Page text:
Apple beyond $1 trillion: A big swing in semiconductor chip prices will boost future earnings

  • Apple reported strong earnings that have catapulted stock of the iPhone maker to a $1 trillion market cap.
  • Apple reported several tailwinds for its sales and profits: Growth in its booming services business, and higher pricing on its X model.
  • There also is a general trend in the semiconductor market that Apple's CFO said will become a bigger earnings driver in the next year: memory chip prices are falling fast.
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Apple is a $1 trillion company, the first US firm to reach that market capitalization milestone. Where does it now look to begin on the road to the next trillion? There is another underappreciated earnings tailwind that the technology giant expects to help earnings over the next year: the fast-falling price of memory chips in the semiconductor sector.

Apple's strong third-quarter earnings had Wall Street gushing, and in the earnings call on Tuesday afternoon, Apple CFO Luca Maestri highlighted the weakened price of memory chips, which should significantly reduce tech companies' costs over the next year and reverse from a headwind to a tailwind for results.

Memory chips are a key component in everything from smartphones to self-driving cars. For companies like Apple, which heavily relies on semiconductor chips to manufacture the bulk of its products, the chips are a big fiscal burden. In 2017, Apple was the second-largest purchasers of memory chips worldwide, acquiring roughly $39 billion worth of semiconductors — over a fourth of the tech company's annual cost of goods — according to data from Gartner, a global research and advisory firm.

Now spot prices for two of the major types of memory chips — referred to as NAND and DRAM — have fallen from a historic highs in 2017, dropping 37 percent and 16 percent respectively in the first half of this year, according to semiconductor sales tracker DRAMeXchange.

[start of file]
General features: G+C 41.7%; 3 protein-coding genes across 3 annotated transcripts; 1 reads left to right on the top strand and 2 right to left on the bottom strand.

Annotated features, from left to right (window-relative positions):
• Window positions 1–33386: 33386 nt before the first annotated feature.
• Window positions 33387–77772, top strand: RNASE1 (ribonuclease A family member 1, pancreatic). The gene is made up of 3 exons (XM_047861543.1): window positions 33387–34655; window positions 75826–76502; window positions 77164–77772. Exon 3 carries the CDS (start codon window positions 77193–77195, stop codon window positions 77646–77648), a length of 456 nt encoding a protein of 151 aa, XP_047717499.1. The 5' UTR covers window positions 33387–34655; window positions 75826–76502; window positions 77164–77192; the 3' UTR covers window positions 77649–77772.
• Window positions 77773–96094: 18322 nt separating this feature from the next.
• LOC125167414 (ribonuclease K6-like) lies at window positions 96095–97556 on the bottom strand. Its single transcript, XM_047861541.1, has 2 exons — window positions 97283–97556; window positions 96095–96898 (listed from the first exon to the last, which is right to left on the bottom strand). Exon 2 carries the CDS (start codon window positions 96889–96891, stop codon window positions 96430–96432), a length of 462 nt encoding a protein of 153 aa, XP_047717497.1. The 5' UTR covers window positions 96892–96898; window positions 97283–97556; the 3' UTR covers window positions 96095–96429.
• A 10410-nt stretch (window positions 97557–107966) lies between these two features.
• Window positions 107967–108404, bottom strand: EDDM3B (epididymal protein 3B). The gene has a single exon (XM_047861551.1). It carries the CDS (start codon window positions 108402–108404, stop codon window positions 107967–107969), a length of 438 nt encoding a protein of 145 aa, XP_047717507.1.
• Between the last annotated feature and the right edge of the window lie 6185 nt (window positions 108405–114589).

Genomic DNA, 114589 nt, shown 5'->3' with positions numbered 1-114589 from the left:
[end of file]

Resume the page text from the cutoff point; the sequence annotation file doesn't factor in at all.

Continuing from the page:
Despite weakened prices, Apple's gross margin for the third quarter of this year has remained stagnant compared to its Q3 gross margin in 2017, hovering at approximately 38 percent. When pressed on why falling NAND and DRAM prices haven't lifted Apple's gross margin, Maestri contested that relief will show in coming quarters.

"On the memory front, it is true that prices have started to decline. It has been a significant headwind for the last 12, 18 months and still in the June quarter was a negative. We believe that we're going to start seeing some improvement from here on," the Apple CFO said.

The nosedive in the cost of memory chips is largely due to an oversupply and smartphone sales saturation globally — Apple sold roughly the same number of units in its latest quarter as in the year-ago quarterly period. Technology sector analysts say that tech companies like Apple should expect to reap the benefits in roughly six months, following the slump in chip prices.

"The leading indicators say that prices will come down more, but as it relates to physical costs, [Apple] hasn't gotten the benefit yet and [is] paying the lagging costs," said UBS analyst Timothy Arcuri.

Arcuri said tech companies will see relief from a decline in DRAM chip prices by the end of the year, and for NAND chips by the first half of 2019. Other consumer tech companies including Samsung — which is also a vendor of memory chips — Dell, Lenovo, and Huawei, which recently surpassed Apple in smartphone sales, are expected to significantly benefit from the decline.

"This has been a consistent bugaboo for the entire tech sector. I think you're going to finally get some relief," Arcuri said.

Even so, consumers should not expect the dip in memory chip costs to extend into the price of products.